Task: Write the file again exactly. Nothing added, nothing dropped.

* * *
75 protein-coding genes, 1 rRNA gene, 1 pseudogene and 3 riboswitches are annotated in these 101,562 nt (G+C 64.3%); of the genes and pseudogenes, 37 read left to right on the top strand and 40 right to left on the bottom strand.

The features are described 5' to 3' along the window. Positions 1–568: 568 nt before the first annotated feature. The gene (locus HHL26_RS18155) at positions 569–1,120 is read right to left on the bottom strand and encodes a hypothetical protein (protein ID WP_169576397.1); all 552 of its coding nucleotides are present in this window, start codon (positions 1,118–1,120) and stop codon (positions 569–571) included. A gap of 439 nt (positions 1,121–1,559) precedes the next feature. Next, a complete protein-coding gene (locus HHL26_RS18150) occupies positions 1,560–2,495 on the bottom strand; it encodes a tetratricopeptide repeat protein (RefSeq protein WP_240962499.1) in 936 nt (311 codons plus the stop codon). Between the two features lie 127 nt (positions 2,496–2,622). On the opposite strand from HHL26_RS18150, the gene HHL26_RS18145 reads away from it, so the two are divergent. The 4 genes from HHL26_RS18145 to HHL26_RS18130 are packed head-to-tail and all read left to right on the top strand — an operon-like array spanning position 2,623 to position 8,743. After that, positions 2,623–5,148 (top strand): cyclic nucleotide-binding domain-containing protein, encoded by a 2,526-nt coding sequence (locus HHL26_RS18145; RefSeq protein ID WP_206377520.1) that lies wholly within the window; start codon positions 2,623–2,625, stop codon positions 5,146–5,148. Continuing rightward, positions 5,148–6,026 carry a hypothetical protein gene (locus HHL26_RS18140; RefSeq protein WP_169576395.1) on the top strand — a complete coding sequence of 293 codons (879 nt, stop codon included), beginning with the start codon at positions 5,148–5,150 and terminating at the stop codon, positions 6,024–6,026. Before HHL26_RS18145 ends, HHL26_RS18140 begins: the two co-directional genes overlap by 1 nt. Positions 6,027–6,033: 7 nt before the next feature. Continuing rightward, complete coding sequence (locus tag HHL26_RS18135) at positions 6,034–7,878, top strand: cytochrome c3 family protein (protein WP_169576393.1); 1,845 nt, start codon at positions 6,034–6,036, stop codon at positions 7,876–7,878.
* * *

75 protein-coding genes, 1 rRNA gene, 1 pseudogene and 3 riboswitches are annotated in these 101,562 nt (G+C 64.3%); of the genes and pseudogenes, 37 read left to right on the top strand and 40 right to left on the bottom strand.

The features are described 5' to 3' along the window. Positions 1–568: 568 nt before the first annotated feature. The gene (locus HHL26_RS18155) at positions 569–1,120 is read right to left on the bottom strand and encodes a hypothetical protein (protein ID WP_169576397.1); all 552 of its coding nucleotides are present in this window, start codon (positions 1,118–1,120) and stop codon (positions 569–571) included. A gap of 439 nt (positions 1,121–1,559) precedes the next feature. Next, a complete protein-coding gene (locus HHL26_RS18150) occupies positions 1,560–2,495 on the bottom strand; it encodes a tetratricopeptide repeat protein (RefSeq protein WP_240962499.1) in 936 nt (311 codons plus the stop codon). Between the two features lie 127 nt (positions 2,496–2,622). On the opposite strand from HHL26_RS18150, the gene HHL26_RS18145 reads away from it, so the two are divergent. The 4 genes from HHL26_RS18145 to HHL26_RS18130 are packed head-to-tail and all read left to right on the top strand — an operon-like array spanning position 2,623 to position 8,743. After that, positions 2,623–5,148 (top strand): cyclic nucleotide-binding domain-containing protein, encoded by a 2,526-nt coding sequence (locus HHL26_RS18145; RefSeq protein ID WP_206377520.1) that lies wholly within the window; start codon positions 2,623–2,625, stop codon positions 5,146–5,148. Continuing rightward, positions 5,148–6,026 carry a hypothetical protein gene (locus HHL26_RS18140; RefSeq protein WP_169576395.1) on the top strand — a complete coding sequence of 293 codons (879 nt, stop codon included), beginning with the start codon at positions 5,148–5,150 and terminating at the stop codon, positions 6,024–6,026. Before HHL26_RS18145 ends, HHL26_RS18140 begins: the two co-directional genes overlap by 1 nt. Positions 6,027–6,033: 7 nt before the next feature. Continuing rightward, complete coding sequence (locus tag HHL26_RS18135) at positions 6,034–7,878, top strand: cytochrome c3 family protein (protein WP_169576393.1); 1,845 nt, start codon at positions 6,034–6,036, stop codon at positions 7,876–7,878.